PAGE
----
The fate of Ukrainian soldiers who surrendered to defend Mariupol remains uncertain. In pro-Kremlin public opinion, there is a demand for severe punishment of the fighters of the Azov regiment, whom Russian propaganda calls “Nazi criminals”. But Ukraine also has a considerable number of Russian prisoners, many of whom are suspected of particularly serious war crimes, so the answer can be reversed. How will Moscow and Kyiv solve the POW problem?
On Thursday, May 19, the Russian Defense Ministry showed a new video showing captured Ukrainian soldiers defending Azovstal.
According to the Russian side, since May 16 (when it was agreed to take the wounded soldiers out of the factory), 1,730 soldiers have surrendered, 80 of them seriously wounded. It is unknown how many more people can stay in the underground catacombs.
As Russian media reported, the seriously injured were taken to a hospital in Novoazovsk, east of Mariupol on the border with Russia.
Most of the prisoners of war were sent to a penal colony in the village of Elenovka near Donetsk – according to the adviser to the mayor of Mariupol Pyotr Andryushchenko, there are already three to four thousand inhabitants of Mariupol who have not passed the so-called filtration.
At least 89 other people among the defenders of Azovstal were taken to Russia and imprisoned in SIZO-2 in Taganrog.
Mariupol was surrounded by Russian troops in early March, shortly after the start of the war. The city was defended by soldiers of the Azov National Guard Regiment, marines, border guards, territorial defense forces and police. The defense of Mariupol trained large units of the Russian army and bought the Ukrainian army time to prepare new lines of defense and reserve.
At the end of April, Russian troops succeeded in occupying most of the city, and Ukrainian servicemen (and civilians with them) were blocked at the Azovstal factory. Tanks, heavy artillery and aircraft were hurled at them, but resistance continued.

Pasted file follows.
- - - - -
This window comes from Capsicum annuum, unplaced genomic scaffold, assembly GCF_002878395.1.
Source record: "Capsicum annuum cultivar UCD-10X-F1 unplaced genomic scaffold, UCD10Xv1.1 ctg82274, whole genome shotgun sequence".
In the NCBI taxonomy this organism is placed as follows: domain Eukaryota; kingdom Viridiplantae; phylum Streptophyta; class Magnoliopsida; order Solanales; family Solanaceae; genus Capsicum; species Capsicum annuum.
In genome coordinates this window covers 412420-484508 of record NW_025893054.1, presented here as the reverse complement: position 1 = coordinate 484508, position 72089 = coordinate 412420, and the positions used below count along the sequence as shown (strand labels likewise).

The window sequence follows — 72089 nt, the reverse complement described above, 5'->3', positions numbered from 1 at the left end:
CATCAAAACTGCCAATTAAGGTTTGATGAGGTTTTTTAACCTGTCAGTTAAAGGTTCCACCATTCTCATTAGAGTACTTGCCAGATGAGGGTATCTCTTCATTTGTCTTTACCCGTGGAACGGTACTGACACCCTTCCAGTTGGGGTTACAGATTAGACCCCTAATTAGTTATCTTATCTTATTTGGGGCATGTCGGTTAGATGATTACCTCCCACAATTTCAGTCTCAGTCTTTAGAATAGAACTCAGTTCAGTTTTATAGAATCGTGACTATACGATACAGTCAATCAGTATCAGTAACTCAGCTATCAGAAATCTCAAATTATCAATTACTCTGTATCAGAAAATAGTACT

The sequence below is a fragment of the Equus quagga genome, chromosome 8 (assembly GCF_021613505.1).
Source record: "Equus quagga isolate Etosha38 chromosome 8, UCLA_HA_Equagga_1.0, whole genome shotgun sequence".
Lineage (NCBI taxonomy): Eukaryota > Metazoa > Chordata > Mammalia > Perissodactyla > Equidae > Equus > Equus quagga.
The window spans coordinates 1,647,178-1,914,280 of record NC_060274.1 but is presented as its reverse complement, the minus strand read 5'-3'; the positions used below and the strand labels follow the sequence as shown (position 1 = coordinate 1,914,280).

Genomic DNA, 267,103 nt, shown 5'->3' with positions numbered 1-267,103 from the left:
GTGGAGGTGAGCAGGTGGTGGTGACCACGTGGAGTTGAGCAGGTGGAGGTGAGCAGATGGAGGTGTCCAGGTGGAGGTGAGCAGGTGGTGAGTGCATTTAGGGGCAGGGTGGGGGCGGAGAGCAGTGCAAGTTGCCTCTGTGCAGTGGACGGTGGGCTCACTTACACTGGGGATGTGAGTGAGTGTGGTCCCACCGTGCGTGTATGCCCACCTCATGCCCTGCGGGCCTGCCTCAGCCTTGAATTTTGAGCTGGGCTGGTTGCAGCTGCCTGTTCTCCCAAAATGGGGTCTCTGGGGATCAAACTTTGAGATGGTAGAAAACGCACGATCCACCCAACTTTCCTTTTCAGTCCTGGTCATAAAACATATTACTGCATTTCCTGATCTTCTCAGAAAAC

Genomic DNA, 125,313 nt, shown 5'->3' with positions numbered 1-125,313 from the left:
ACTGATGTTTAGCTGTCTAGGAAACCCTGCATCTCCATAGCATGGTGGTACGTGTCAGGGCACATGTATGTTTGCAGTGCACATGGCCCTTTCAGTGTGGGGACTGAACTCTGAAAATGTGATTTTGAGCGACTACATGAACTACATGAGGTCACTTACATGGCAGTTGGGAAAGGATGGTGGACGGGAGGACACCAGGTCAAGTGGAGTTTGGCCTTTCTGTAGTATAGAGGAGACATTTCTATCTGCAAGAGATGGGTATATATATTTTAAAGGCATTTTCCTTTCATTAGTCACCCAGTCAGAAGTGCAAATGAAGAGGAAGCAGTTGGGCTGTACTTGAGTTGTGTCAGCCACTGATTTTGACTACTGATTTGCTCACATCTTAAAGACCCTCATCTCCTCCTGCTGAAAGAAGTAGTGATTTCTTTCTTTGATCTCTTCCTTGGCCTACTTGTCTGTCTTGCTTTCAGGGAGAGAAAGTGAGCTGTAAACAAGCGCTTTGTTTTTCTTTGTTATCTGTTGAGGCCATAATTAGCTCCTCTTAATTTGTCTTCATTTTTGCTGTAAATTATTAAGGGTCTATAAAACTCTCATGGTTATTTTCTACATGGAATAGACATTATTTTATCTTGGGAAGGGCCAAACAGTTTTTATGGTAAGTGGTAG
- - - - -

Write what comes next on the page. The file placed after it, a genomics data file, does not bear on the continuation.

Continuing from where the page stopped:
Defenders of the factory reported that about 600 wounded were in the dungeons on the territory of the company in unsanitary conditions, without medicine, water and food.
On the night of May 17, the General Staff of the Armed Forces of Ukraine announced a “rescue operation” for the servicemen of Azovstal. The department’s statement said 53 seriously injured people were taken to Novoazovsk hospital and another 211 servicemen were taken to Yelenovka.
“The Mariupol garrison has completed its combat mission. The Military High Command has ordered the commanders of the units stationed in Azovstal to save the lives of the personnel,” the General Staff said, adding that the servicemen would be sent back to Ukraine “through an exchange procedure”. .”
Volodymyr Zelenskyy said in his video message that “Ukraine needs living Ukrainian heroes” and that the work to return them “requires delicacy and time”.
Who is against the exchange
The exchange of prisoners of war and civilian detainees is common worldwide practice. As a rule, during a military conflict, the exchange takes place on an individual basis, but if a high-ranking soldier is captured, the enemy may demand even more for him.
After the end of hostilities and the conclusion of a peace agreement, the exchange generally takes place on an “all for all” basis. This rule can only work if one of the parties surrenders unconditionally.